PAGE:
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1953 Hudson Hornet Has Been Hiding in a Barn for Too Long, Still Fabulous

There's no shortage of barn-found classics in the U.S. nowadays, but most of them are rather common nameplates. Not that I don't love old Chevrolet Impalas, but I've seen one too many in recent months. Well, here's a car you won't see too often in a barn: the Hudson Hornet.
1953 Hudson Hornet barn find 6 photos
1953 Hudson Hornet barn find1953 Hudson Hornet barn find1953 Hudson Hornet barn find1953 Hudson Hornet barn find1953 Hudson Hornet barn find
Built for only seven years in the 1950s, the Hornet was one of the most iconic nameplates of its time. Not only revolutionary due to its "step-down" chassis design and streamlined appearance, but the Hornet also made a name for itself on the race track.

Mildly modified Hudsons won more than 60 races in the NASCAR Grand National series from 1952 to 1954, dominating stock car racing when they were actually running stock cars. And it did while using an inline-six engine instead of the more popular V8. We could say it was one of America's first muscle cars, but you can find out more about it in our extensive coverstory.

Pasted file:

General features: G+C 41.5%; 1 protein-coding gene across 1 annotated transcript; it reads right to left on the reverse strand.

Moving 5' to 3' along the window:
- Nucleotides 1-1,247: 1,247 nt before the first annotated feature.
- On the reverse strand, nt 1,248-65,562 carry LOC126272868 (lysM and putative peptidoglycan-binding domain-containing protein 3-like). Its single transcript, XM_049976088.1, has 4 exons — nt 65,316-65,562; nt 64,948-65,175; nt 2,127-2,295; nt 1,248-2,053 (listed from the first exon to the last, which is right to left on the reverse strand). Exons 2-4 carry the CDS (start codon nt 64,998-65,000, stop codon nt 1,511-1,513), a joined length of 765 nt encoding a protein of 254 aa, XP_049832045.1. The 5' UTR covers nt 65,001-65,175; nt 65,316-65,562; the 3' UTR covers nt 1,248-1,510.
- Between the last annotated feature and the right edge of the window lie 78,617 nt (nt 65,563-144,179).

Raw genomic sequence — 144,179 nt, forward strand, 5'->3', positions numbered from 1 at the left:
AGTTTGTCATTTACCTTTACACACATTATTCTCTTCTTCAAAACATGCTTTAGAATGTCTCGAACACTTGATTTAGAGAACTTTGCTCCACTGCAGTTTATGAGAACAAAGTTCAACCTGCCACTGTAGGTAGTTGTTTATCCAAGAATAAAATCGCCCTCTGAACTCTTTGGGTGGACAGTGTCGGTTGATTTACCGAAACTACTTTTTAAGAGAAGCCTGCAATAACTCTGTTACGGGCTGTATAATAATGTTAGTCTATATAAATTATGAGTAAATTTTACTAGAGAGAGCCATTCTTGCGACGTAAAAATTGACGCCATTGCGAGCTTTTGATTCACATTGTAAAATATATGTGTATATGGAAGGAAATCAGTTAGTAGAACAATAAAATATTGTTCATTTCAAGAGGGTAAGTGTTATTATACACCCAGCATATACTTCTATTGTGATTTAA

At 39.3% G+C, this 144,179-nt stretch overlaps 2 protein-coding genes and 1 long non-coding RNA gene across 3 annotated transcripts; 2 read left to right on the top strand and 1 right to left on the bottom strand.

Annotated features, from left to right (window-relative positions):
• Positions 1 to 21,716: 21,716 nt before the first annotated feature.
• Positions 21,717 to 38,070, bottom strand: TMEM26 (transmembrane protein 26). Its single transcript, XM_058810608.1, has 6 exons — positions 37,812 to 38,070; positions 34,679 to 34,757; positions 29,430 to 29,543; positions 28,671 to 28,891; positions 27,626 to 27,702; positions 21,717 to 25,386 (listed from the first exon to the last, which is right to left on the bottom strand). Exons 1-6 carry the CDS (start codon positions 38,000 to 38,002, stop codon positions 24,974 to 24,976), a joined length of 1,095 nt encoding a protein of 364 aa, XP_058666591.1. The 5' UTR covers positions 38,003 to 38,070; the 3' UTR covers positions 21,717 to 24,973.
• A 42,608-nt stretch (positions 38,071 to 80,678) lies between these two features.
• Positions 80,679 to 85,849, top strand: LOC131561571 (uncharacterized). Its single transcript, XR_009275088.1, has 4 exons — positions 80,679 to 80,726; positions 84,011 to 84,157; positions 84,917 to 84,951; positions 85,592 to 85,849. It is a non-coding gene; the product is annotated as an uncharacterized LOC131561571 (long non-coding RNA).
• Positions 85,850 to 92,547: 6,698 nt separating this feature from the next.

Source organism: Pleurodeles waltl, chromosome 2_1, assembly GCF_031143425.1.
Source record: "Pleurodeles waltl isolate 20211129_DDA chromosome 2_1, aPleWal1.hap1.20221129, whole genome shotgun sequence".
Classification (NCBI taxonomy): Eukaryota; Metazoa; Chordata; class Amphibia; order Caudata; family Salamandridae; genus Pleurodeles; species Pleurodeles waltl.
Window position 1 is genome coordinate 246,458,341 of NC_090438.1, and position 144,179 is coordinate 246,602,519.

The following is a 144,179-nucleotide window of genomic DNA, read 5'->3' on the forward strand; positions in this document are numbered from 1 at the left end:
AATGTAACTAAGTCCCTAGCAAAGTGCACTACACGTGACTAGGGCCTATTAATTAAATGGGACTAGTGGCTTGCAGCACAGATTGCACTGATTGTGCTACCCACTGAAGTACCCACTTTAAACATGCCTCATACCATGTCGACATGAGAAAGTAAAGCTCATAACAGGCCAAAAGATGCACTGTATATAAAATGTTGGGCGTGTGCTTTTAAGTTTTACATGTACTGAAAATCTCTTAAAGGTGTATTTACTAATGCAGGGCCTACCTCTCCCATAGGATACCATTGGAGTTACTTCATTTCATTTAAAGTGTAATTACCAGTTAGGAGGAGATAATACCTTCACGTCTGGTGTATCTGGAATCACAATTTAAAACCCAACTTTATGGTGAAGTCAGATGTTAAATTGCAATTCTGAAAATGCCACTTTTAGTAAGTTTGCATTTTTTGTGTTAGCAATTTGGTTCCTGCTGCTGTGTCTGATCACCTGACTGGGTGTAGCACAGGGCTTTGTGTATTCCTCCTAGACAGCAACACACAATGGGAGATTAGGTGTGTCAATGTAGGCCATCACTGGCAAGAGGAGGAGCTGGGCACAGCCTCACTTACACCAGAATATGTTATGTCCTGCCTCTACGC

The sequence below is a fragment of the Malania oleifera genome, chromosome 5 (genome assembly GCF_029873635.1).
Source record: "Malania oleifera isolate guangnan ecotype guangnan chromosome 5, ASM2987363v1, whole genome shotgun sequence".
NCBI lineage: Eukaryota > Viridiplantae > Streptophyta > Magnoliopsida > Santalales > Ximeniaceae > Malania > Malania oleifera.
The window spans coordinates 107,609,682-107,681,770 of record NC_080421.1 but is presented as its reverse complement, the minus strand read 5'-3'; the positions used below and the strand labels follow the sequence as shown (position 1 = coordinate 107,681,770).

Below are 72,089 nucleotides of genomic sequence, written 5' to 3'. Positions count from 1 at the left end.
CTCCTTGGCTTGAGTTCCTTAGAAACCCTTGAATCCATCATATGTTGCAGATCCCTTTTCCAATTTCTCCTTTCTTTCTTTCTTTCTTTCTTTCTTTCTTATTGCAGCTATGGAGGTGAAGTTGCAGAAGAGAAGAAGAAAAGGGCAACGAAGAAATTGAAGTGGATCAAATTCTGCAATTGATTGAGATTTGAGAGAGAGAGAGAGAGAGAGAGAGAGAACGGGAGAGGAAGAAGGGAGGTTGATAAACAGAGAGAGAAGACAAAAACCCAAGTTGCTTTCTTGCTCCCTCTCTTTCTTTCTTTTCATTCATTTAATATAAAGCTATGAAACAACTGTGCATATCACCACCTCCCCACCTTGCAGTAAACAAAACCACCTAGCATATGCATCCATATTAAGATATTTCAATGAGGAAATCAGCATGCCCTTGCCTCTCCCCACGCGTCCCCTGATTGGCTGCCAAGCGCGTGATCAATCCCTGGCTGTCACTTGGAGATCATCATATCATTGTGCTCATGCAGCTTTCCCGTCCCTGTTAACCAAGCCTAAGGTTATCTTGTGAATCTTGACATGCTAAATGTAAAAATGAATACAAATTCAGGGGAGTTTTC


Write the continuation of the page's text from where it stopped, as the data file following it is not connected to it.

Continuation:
The Hornet was sold for two generations, but they didn't have much in common. The second-gen car arrived Hudson became part of the American Motors Corporation (AMC), which saw the nameplate move away from the "step-down" platform and morph into a re-bodied Nash.

The Hornet was discontinued in 1957, the year that also marked the end of the line for Hudson-badged automobiles.

The Hornet you're about to see below is part of that desirable first generation. And it's been stashed away in a really old building for quite a few years. There's no specific info as to how much time it spent hidden from sunlight, but the classic presents itself in fantastic condition.

And get this, it's as original as classic cars get, including the paint, the engine, and the interior. Yes, maybe it's not that surprising given that the Hornet spent most of its retirement years under a cover, but it's still proof that a 1950s automobile can soldier on for decades if properly maintained.

Downright fabulous on the outside, the Hornet may need a bit of work on the inside, but the upholstery is also in fantastic condition. And check out that two-tome combination of dark and light green.

The engine could also use a good scrubbing, but hey, it's a numbers-matching unit that will probably fire right up with just a bit of work. And yes, it's one of those "Twin H-Power" mills. A 308-cubic-inch (5.0-liter) inline-six, it was the largest-displacement six-cylinder when it came out.

The engine was originally rated at 145 horsepower and 275 pound-feet (373 Nm) of torque, but Hudson upgraded it to 170 horses in 1954. With only 45,000 miles (72,420 km) on the clock, the inline-six should have plenty of oomph left.

While it's far from rare since Hudson made about 27,200 Hornets in 1953, cars in this condition are really difficult to find. Check it out in the video below.

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